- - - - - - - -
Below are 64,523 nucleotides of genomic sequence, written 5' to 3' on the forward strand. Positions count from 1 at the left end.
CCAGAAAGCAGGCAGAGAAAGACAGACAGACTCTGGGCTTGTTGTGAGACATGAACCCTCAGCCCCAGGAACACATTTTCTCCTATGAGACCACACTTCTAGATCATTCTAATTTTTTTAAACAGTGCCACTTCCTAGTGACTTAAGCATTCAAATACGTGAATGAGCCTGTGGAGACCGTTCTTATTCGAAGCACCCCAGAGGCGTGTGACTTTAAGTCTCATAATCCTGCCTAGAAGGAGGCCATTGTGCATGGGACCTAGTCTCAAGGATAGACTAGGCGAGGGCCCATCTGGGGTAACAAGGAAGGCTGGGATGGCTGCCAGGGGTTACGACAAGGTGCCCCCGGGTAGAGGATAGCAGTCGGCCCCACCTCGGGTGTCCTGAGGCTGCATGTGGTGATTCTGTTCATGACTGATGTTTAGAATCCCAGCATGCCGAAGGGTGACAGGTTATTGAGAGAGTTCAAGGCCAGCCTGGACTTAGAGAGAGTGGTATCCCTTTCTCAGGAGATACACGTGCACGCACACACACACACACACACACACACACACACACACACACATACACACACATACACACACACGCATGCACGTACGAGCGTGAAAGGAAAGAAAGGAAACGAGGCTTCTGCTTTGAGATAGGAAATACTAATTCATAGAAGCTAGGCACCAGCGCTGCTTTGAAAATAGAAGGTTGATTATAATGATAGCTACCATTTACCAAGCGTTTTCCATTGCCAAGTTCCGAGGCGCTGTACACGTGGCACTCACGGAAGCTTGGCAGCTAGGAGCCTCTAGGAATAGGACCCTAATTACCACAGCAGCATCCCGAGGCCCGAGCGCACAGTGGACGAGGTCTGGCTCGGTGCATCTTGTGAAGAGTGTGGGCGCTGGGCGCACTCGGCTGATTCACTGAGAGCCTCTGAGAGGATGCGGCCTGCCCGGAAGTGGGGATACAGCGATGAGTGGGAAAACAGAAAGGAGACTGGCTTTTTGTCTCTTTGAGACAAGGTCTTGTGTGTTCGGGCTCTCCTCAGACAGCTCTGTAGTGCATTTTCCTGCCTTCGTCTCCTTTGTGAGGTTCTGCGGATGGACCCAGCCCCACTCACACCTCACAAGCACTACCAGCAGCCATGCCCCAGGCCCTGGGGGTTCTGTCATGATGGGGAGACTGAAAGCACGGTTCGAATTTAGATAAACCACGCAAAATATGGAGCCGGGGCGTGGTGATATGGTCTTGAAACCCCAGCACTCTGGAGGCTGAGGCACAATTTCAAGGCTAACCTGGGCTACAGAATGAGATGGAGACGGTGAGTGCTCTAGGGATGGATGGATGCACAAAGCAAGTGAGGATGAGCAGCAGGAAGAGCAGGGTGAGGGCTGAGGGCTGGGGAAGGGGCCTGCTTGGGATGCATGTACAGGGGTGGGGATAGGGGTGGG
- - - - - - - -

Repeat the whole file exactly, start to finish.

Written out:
Below are 64,523 nucleotides of genomic sequence, written 5' to 3' on the forward strand. Positions count from 1 at the left end.
CCAGAAAGCAGGCAGAGAAAGACAGACAGACTCTGGGCTTGTTGTGAGACATGAACCCTCAGCCCCAGGAACACATTTTCTCCTATGAGACCACACTTCTAGATCATTCTAATTTTTTTAAACAGTGCCACTTCCTAGTGACTTAAGCATTCAAATACGTGAATGAGCCTGTGGAGACCGTTCTTATTCGAAGCACCCCAGAGGCGTGTGACTTTAAGTCTCATAATCCTGCCTAGAAGGAGGCCATTGTGCATGGGACCTAGTCTCAAGGATAGACTAGGCGAGGGCCCATCTGGGGTAACAAGGAAGGCTGGGATGGCTGCCAGGGGTTACGACAAGGTGCCCCCGGGTAGAGGATAGCAGTCGGCCCCACCTCGGGTGTCCTGAGGCTGCATGTGGTGATTCTGTTCATGACTGATGTTTAGAATCCCAGCATGCCGAAGGGTGACAGGTTATTGAGAGAGTTCAAGGCCAGCCTGGACTTAGAGAGAGTGGTATCCCTTTCTCAGGAGATACACGTGCACGCACACACACACACACACACACACACACACACACACACACATACACACACATACACACACACGCATGCACGTACGAGCGTGAAAGGAAAGAAAGGAAACGAGGCTTCTGCTTTGAGATAGGAAATACTAATTCATAGAAGCTAGGCACCAGCGCTGCTTTGAAAATAGAAGGTTGATTATAATGATAGCTACCATTTACCAAGCGTTTTCCATTGCCAAGTTCCGAGGCGCTGTACACGTGGCACTCACGGAAGCTTGGCAGCTAGGAGCCTCTAGGAATAGGACCCTAATTACCACAGCAGCATCCCGAGGCCCGAGCGCACAGTGGACGAGGTCTGGCTCGGTGCATCTTGTGAAGAGTGTGGGCGCTGGGCGCACTCGGCTGATTCACTGAGAGCCTCTGAGAGGATGCGGCCTGCCCGGAAGTGGGGATACAGCGATGAGTGGGAAAACAGAAAGGAGACTGGCTTTTTGTCTCTTTGAGACAAGGTCTTGTGTGTTCGGGCTCTCCTCAGACAGCTCTGTAGTGCATTTTCCTGCCTTCGTCTCCTTTGTGAGGTTCTGCGGATGGACCCAGCCCCACTCACACCTCACAAGCACTACCAGCAGCCATGCCCCAGGCCCTGGGGGTTCTGTCATGATGGGGAGACTGAAAGCACGGTTCGAATTTAGATAAACCACGCAAAATATGGAGCCGGGGCGTGGTGATATGGTCTTGAAACCCCAGCACTCTGGAGGCTGAGGCACAATTTCAAGGCTAACCTGGGCTACAGAATGAGATGGAGACGGTGAGTGCTCTAGGGATGGATGGATGCACAAAGCAAGTGAGGATGAGCAGCAGGAAGAGCAGGGTGAGGGCTGAGGGCTGGGGAAGGGGCCTGCTTGGGATGCATGTACAGGGGTGGGGATAGGGGTGGG